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By C.J. Westerberg
In the New York Times' Education section, there was the obligatory article on how to keep your mind nimble as you grow older, which ranked in the top ten most-read.
At least editor Barbara Strauch spared us from the crossword puzzle and Sudoku curriculum, and instead of making us do things we really hate, she suggested we try things from a different perspective. Sounds like the ole' debating team trick: pick a side you are on and then be forced to argue the opposing team's point-of-view. Got it:
"Educators say that, for adults, one way to nudge nuerons in the right direction is to challenge the very assumptions they have worked so hard to accumulate . . . adult learners should 'jiggle their synapses a bit' by confronting thoughts that are contrary to their own . . . "
"Teaching new facts should not be the focus of adult education, she says. Instead, continued brain development and a richer form of learning may require that you 'bump up against people and ideas' that are different."
"...If you always hang around with those you agree with and read things that agree with what you already know, you're not going to wrestle with your established brain connections."
Wrapped within an "Adult Learning Nueroscience" framework, Strauch suggests studying a new foreign language or taking a new route home from work - anything that takes you out of your comfort zone.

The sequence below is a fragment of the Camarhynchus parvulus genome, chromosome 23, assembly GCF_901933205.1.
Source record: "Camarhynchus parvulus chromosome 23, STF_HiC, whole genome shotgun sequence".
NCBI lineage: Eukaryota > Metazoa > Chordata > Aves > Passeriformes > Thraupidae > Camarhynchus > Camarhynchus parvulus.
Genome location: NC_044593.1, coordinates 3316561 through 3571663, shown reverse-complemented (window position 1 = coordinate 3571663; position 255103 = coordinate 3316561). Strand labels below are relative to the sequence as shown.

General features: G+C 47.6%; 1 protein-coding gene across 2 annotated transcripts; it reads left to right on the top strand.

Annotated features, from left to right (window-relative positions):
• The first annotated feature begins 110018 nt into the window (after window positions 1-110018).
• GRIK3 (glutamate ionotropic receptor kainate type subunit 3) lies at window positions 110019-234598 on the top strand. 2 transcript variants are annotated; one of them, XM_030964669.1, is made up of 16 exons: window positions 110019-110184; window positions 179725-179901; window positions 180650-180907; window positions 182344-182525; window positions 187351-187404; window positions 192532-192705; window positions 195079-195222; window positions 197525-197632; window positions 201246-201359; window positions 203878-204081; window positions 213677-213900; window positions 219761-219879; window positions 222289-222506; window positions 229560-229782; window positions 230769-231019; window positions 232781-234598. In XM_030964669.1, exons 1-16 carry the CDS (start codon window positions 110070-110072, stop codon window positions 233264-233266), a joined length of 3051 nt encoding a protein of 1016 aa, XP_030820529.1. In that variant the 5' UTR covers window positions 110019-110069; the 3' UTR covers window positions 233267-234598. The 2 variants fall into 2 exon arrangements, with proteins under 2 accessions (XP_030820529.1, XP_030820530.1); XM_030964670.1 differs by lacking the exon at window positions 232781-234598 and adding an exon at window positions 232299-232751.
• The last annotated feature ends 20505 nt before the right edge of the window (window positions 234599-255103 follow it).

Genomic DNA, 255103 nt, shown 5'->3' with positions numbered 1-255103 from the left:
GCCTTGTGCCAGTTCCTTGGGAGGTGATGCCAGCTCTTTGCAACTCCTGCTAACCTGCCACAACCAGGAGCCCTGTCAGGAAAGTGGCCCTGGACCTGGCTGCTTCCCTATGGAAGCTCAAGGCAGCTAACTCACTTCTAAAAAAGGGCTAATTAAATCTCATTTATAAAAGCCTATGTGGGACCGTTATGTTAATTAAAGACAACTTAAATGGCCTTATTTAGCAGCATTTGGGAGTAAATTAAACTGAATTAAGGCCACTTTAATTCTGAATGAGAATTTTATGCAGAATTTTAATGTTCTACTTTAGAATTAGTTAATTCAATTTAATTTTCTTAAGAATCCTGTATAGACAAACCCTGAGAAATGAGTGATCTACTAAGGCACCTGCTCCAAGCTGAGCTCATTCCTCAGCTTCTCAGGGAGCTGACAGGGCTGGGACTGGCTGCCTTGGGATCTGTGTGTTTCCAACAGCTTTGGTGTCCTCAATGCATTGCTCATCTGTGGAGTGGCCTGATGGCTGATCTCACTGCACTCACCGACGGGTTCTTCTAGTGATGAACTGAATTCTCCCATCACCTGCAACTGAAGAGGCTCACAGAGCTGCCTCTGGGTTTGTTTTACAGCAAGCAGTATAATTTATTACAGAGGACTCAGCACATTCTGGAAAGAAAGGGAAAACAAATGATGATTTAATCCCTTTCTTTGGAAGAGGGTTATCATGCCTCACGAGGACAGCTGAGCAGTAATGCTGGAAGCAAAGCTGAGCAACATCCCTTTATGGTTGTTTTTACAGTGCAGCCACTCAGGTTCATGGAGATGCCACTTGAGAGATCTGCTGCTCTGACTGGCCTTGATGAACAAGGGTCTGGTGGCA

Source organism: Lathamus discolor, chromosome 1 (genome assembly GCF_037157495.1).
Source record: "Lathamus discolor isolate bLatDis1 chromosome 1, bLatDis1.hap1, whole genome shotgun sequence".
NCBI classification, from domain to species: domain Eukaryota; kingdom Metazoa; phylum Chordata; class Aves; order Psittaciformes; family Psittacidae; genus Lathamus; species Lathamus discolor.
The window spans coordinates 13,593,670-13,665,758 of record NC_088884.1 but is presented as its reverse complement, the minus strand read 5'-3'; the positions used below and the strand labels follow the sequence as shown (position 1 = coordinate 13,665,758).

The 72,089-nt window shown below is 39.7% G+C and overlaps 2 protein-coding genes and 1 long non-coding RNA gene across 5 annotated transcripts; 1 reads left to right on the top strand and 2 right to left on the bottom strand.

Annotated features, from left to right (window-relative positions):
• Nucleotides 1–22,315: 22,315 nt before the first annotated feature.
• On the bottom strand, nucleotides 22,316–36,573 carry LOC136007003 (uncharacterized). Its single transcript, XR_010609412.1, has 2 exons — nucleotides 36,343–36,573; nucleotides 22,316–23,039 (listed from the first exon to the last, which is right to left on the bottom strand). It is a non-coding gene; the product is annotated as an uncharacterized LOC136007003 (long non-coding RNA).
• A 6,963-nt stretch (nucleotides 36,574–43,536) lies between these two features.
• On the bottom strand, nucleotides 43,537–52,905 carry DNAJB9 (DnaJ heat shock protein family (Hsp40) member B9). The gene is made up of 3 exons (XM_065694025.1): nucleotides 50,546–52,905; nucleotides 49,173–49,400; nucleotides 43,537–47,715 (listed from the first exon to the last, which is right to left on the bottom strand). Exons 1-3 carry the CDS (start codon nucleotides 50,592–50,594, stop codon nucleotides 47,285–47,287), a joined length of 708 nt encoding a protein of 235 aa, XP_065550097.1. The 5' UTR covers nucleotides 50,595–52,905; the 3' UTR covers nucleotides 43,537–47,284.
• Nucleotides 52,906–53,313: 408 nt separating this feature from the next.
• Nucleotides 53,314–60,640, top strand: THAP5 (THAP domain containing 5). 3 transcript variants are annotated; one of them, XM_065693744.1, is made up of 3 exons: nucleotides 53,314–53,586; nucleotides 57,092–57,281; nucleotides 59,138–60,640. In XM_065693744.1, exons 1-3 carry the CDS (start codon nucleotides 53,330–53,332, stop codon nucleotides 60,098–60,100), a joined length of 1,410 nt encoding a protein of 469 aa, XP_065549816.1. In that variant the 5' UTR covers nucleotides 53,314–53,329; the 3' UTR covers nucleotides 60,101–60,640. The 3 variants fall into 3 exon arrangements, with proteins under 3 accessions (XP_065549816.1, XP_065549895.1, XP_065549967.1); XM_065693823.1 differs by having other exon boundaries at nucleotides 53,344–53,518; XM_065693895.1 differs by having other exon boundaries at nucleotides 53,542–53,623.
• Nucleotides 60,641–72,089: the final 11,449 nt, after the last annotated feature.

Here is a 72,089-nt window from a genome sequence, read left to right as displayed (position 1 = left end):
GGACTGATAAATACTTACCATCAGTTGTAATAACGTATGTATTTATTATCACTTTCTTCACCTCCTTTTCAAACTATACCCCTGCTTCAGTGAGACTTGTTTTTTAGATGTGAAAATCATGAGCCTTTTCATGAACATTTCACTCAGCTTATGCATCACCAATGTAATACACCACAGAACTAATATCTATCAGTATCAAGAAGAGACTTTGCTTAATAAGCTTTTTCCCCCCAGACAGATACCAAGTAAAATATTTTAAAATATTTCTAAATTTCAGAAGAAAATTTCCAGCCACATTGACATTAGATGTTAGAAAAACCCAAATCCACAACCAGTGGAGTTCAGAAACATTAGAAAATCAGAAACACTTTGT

Here are five from The Daily Riff:
1) For the quickest infliction of discomfort creating the ultimate life-changing experience, we would recommend watching Keith Olbermann if you are an avid Bill O'Reilly fan, or vice-versa, for an entire year. No wimping out here.
2) If you are a coffee drinker, drink tea, or vice-versa. Better yet, if you are a Portland, Oregon Starbucks drinker, go to a South Carolina tea party.
3) Talk to Senator Joe Lieberman or Senator Arlen Specter. Ask him about an issue and then ask the same question six months later.
4) Watch the movie UP again - the amazing animated comedy by Disney/Pixar about a 78 year-old man whose neurons were quickly re-arranged by an 8 year old stow-away boy. The best movie of the year in this genre and one of the best overall. If you missed, you can view trailer here. (Note: TDR has no relationship here - ad or otherwise).
5) Listen & watch this 2 minute music mash-up below. Using clips from the movie UP, Pogo, an emerging musical artist from Perth, Australia, knows how to fire up our synapses for a good time, by creating an entirely new riffing piece of pure joy.
*6* If you got this far, your brain connections are good to go.....
Here is the link to the full The New York Times article. We also thank Barbara Strauch for being a good sport and do look forward to her upcoming book.
Previously published by The Daily Riff
This is Pogo's music mash-up: